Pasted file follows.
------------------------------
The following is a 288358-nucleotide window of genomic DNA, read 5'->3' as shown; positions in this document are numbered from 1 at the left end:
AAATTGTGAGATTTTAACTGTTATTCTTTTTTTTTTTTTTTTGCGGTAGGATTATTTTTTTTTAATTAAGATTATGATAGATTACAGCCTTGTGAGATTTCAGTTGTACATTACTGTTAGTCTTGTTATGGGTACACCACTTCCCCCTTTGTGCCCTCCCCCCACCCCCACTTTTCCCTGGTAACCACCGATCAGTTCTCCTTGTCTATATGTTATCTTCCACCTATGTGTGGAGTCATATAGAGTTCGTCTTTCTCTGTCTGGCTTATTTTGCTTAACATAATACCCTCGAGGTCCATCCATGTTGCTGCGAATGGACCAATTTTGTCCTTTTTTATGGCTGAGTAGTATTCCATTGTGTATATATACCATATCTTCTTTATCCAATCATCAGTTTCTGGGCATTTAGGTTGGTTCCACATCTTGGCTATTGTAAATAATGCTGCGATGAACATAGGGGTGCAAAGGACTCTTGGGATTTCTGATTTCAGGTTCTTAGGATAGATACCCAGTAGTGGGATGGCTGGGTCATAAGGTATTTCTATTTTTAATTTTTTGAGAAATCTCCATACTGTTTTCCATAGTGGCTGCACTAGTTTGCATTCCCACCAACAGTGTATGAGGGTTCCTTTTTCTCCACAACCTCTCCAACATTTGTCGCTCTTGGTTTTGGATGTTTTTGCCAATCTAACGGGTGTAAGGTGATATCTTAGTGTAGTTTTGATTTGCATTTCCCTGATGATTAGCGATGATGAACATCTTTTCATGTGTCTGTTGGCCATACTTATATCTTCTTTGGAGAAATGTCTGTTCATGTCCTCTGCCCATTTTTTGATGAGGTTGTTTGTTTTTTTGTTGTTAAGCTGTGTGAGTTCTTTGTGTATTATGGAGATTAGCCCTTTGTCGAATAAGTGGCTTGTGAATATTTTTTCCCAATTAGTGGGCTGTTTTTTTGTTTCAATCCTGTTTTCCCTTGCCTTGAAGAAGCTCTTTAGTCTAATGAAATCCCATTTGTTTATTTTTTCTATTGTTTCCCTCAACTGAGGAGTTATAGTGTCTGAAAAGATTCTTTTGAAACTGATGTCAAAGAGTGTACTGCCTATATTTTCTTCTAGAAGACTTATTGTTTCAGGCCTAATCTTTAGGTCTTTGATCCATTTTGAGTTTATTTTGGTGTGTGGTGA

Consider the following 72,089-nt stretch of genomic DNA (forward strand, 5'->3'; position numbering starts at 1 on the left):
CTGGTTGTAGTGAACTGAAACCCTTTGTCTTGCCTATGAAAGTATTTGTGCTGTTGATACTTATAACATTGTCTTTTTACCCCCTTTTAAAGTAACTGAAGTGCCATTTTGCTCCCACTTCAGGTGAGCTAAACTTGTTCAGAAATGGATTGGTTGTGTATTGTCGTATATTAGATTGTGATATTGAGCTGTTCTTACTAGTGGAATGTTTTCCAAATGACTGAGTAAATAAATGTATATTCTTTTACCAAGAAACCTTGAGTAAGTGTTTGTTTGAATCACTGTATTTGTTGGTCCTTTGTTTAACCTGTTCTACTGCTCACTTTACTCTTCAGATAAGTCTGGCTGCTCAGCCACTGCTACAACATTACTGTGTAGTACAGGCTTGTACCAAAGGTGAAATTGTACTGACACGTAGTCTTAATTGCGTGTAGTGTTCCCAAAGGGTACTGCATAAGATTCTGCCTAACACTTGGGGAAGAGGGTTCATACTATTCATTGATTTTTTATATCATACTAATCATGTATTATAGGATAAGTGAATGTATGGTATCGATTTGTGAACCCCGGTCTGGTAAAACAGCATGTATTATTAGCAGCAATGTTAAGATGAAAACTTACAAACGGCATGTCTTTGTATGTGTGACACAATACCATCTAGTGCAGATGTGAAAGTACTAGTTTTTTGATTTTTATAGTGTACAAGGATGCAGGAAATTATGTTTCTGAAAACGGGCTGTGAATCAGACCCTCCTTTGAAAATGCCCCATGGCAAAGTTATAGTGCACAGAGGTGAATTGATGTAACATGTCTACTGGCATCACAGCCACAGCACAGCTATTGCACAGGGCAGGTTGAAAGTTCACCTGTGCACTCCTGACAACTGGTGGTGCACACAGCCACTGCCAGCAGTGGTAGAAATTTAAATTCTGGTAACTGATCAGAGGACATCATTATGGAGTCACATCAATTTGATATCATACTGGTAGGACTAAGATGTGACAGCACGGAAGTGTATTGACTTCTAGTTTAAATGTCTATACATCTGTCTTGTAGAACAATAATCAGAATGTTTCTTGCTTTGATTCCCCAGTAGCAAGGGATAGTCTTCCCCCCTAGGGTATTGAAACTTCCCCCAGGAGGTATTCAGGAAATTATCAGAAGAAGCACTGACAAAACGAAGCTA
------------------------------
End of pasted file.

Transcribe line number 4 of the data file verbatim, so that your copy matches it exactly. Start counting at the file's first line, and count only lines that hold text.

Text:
CTGGTTGTAGTGAACTGAAACCCTTTGTCTTGCCTATGAAAGTATTTGTGCTGTTGATACTTATAACATTGTCTTTTTACCCCCTTTTAAAGTAACTGAAGTGCCATTTTGCTCCCACTTCAGGTGAGCTAAACTTGTTCAGAAATGGATTGGTTGTGTATTGTCGTATATTAGATTGTGATATTGAGCTGTTCTTACTAGTGGAATGTTTTCCAAATGACTGAGTAAATAAATGTATATTCTTTTACCAAGAAACCTTGAGTAAGTGTTTGTTTGAATCACTGTATTTGTTGGTCCTTTGTTTAACCTGTTCTACTGCTCACTTTACTCTTCAGATAAGTCTGGCTGCTCAGCCACTGCTACAACATTACTGTGTAGTACAGGCTTGTACCAAAGGTGAAATTGTACTGACACGTAGTCTTAATTGCGTGTAGTGTTCCCAAAGGGTACTGCATAAGATTCTGCCTAACACTTGGGGAAGAGGGTTCATACTATTCATTGATTTTTTATATCATACTAATCATGTATTATAGGATAAGTGAATGTATGGTATCGATTTGTGAACCCCGGTCTGGTAAAACAGCATGTATTATTAGCAGCAATGTTAAGATGAAAACTTACAAACGGCATGTCTTTGTATGTGTGACACAATACCATCTAGTGCAGATGTGAAAGTACTAGTTTTTTGATTTTTATAGTGTACAAGGATGCAGGAAATTATGTTTCTGAAAACGGGCTGTGAATCAGACCCTCCTTTGAAAATGCCCCATGGCAAAGTTATAGTGCACAGAGGTGAATTGATGTAACATGTCTACTGGCATCACAGCCACAGCACAGCTATTGCACAGGGCAGGTTGAAAGTTCACCTGTGCACTCCTGACAACTGGTGGTGCACACAGCCACTGCCAGCAGTGGTAGAAATTTAAATTCTGGTAACTGATCAGAGGACATCATTATGGAGTCACATCAATTTGATATCATACTGGTAGGACTAAGATGTGACAGCACGGAAGTGTATTGACTTCTAGTTTAAATGTCTATACATCTGTCTTGTAGAACAATAATCAGAATGTTTCTTGCTTTGATTCCCCAGTAGCAAGGGATAGTCTTCCCCCCTAGGGTATTGAAACTTCCCCCAGGAGGTATTCAGGAAATTATCAGAAGAAGCACTGACAAAACGAAGCTA